Modern health standards that now emphasize the importance of a balanced diet as much or even more than doing exercise, are reviving types of food that have been forgotten. One example of this is eating oats, which in the past was attributed to special weight loss diets.
While oats are suitable for human consumption as oatmeal and rolled oats, one of the most common uses is as livestock feed. We will focus on the definition of oats, and five of the most critical applications and health benefits of eating oats.
The oat, scientifically known as Avena sativa, is a species of cereal grain that has been traditionally used to feed livestock but in the last few years, its popularity has grown. Being rich in nutrients, such as dietary fiber, and having the ability to lower cholesterol means that we now consume this cereal more.
Its notoriety as a healthy food has given way to different styles of producing the oats such as overnight oats, quaker oats, steel cut oats, and rolled oats which are used in a variety of baked goods, such as oatcakes, oatmeal cookies, and oat bread.
Despite the many health benefits of oats, proteins present in the cereal called avenins can trigger celiac disease in a small proportion of people. Also, oat products are frequently contaminated by other gluten-containing oats, mainly wheat and barley, which is why people with this condition should be careful when eating oats.
Oats are usually considered a secondary crop, it derived from a weed of the primary cereal domesticates, then spread westward into cooler, wetter areas favorable for oats, eventually leading to their domestication in regions of the Middle East and Europe.
As mentioned earlier, the reason why oats and products made with oatmeal have become so popular these past few years is the whopping amount of nutrients that it contains.
According to nutritionists, the recommended daily intake of oats varies between 25 gr for women and 3 grams for men.
One of the primary health benefits of oats is the high contents of dietary fiber (beta-glucan) it has - 9,5 gr per 100gr of oats. This type of fiber stands out due to its ability to reduce LDL cholesterol levels, also known as "bad" cholesterol.
Regarding minerals, vitamins, and antioxidants, 100 grams of oats contain the following:
51% of the daily dose of thiamin
6% vitamin B6
5% niacin (vitamin B3)
13% pantothenic acid (vitamin B5)
Finally, if we consider the caloric intake - 371 calories per 100 grams, it's easy to understand why eating oats is such an excellent choice for breakfast. It gives us the necessary boost of energy to start our day and keep active throughout.
Due to the plethora of minerals, vitamins, and antioxidants present in this cereal, oats are incredibly beneficial for our health. A few of the health benefits of eating oats include lowering cholesterol, reducing the risk of coronary and arterial disease and reducing the chances of colon cancer.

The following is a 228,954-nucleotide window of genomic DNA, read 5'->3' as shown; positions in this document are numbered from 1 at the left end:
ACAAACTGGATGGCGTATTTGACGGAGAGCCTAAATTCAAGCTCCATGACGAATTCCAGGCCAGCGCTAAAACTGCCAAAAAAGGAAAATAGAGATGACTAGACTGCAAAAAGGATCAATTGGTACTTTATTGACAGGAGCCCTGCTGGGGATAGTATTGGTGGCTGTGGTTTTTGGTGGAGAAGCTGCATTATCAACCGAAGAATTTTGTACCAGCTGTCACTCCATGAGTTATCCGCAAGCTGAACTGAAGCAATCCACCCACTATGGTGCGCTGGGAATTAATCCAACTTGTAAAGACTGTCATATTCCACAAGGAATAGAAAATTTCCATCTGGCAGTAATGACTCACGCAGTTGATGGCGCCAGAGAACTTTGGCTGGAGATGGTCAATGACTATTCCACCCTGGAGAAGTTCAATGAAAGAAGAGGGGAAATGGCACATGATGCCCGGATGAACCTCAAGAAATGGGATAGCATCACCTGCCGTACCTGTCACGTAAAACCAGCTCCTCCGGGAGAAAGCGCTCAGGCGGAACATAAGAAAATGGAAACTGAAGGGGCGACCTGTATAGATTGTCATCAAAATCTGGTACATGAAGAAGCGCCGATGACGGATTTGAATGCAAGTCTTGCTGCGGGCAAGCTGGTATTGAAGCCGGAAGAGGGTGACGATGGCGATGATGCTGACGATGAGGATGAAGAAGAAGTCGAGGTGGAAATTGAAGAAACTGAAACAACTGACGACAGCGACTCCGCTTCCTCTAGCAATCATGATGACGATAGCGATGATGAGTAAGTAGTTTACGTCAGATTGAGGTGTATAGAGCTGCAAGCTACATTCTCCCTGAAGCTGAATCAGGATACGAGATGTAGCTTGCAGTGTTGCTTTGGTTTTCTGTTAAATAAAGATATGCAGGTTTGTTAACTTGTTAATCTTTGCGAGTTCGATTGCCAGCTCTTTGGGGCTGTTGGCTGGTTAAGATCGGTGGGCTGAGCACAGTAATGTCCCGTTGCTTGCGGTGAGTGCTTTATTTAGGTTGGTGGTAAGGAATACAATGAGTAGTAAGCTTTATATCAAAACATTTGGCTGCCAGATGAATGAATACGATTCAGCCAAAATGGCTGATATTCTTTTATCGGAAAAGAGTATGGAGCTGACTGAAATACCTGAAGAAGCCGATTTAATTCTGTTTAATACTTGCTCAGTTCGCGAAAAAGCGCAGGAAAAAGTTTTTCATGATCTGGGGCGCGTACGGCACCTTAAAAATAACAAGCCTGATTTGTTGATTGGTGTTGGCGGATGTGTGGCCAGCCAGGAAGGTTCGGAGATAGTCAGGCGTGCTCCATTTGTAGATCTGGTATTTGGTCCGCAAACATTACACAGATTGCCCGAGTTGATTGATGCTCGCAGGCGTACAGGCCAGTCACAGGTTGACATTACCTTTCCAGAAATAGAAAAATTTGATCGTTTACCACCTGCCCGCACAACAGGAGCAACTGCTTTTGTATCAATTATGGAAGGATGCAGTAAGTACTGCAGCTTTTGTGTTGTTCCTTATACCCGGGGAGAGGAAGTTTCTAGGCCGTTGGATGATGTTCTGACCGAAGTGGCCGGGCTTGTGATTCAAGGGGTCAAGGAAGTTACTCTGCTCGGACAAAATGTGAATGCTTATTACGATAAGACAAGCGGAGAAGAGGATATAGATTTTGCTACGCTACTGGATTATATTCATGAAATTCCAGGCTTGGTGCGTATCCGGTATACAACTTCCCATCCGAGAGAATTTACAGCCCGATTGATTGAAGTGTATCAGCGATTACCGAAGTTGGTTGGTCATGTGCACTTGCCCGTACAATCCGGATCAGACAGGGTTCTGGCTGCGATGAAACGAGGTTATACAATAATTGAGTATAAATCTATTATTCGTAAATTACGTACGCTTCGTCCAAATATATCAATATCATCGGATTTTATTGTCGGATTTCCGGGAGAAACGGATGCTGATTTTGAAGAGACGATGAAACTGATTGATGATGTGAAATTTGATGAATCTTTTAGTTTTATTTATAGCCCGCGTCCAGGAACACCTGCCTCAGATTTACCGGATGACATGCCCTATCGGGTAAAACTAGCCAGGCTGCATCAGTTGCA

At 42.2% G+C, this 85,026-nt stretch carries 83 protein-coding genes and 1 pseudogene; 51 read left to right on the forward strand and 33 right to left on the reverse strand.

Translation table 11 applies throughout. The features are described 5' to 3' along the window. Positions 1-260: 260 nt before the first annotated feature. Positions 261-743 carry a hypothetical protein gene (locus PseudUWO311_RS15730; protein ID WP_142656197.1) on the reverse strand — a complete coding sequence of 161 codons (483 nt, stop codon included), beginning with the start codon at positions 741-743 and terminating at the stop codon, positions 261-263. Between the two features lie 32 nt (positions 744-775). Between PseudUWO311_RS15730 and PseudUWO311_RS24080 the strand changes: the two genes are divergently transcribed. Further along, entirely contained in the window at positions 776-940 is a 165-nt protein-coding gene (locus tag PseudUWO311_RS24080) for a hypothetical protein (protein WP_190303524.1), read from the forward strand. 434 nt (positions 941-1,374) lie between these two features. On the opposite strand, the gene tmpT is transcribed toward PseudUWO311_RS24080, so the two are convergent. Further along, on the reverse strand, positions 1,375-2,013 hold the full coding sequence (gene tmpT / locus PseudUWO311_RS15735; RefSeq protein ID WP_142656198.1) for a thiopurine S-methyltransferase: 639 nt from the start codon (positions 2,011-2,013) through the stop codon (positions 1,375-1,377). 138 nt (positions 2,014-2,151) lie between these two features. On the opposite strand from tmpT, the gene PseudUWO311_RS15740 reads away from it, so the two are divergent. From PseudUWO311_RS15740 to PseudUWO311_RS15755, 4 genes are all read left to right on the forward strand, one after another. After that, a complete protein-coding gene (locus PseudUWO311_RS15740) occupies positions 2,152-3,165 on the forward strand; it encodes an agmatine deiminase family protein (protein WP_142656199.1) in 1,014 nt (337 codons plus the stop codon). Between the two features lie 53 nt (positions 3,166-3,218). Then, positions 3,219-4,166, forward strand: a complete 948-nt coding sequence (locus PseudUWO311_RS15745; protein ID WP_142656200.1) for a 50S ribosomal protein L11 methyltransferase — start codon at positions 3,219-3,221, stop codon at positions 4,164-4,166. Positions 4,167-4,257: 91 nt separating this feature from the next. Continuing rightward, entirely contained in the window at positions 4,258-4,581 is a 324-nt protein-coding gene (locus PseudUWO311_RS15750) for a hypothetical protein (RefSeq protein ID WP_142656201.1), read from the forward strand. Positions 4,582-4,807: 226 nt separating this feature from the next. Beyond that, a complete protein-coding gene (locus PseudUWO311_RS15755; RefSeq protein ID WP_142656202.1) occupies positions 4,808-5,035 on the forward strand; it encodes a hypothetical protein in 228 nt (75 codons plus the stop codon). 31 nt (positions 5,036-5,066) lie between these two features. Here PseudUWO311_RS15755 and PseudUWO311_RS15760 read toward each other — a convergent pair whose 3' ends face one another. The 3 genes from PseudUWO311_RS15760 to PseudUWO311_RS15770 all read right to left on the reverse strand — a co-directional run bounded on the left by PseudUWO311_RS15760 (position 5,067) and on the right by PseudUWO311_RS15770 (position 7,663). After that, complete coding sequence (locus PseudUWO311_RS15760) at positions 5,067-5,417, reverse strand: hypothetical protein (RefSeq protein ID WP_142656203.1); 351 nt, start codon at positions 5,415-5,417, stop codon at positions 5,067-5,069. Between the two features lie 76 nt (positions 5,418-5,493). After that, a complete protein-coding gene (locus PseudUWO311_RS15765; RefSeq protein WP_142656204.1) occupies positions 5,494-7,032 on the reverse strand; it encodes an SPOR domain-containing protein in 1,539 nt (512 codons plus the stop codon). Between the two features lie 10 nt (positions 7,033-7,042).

According to different studies, consuming fiber-rich foods such as oats, oatmeal flakes, oat bran, and whole grain oat flour can reduce the risk of developing coronary and arterial diseases.
More specifically, oats based products significantly help reduce the amount of cholesterol and lipoproteins in the blood - which in turn means a lower chance of having coronary problems.
Other studies related to preventing blood pressure issues have concluded that a diet rich in whole grain cereal like oats is almost as effective as hypertension medicine.
The same studies suggest that ingesting three portions of oats daily could significantly reduce the risk of heart failure in middle-aged people, due to its ability to reduce a person's cholesterol and, in turn, their risk of cardiovascular disease.
Another vital health benefit of oats and one that has made this cereal extremely popular among dieticians is the fact that it increases satiety and reduces hunger.
Moreover, considering that oats are rich in dietary fiber, they help regulate digestion and reduce constipation.
The avenanthramides and polyphenols found in oats are antioxidants that increase the levels of nitric oxide which facilitates artery dilatation and lowers the blood pressure.
A topic solution of oats mixed with water or oat water is an extremely effective anti-inflammatory remedy that alleviates itching and damaged skin.
Researchers from Dutch and British centers have attempted to analyse the connection between a fiber-rich diet and reducing the risk of colon cancer.
The results suggested that for every 10 grams of fiber added to our diet we reduce the risk of developing colorectal cancer by 10%.
Clemens, R. & van Klinken, B. J. W. (2014). Oats, more than just a whole grain: An introduction. British Journal of Nutrition, 112(2), 1-3.
Andon, M. B. & Anderson, J. W. (2008). State of the art reviews: The oatmeal-cholesterol connection: 10 years later. American Journal of Lifestyle Medicine, 2(1): 51-57.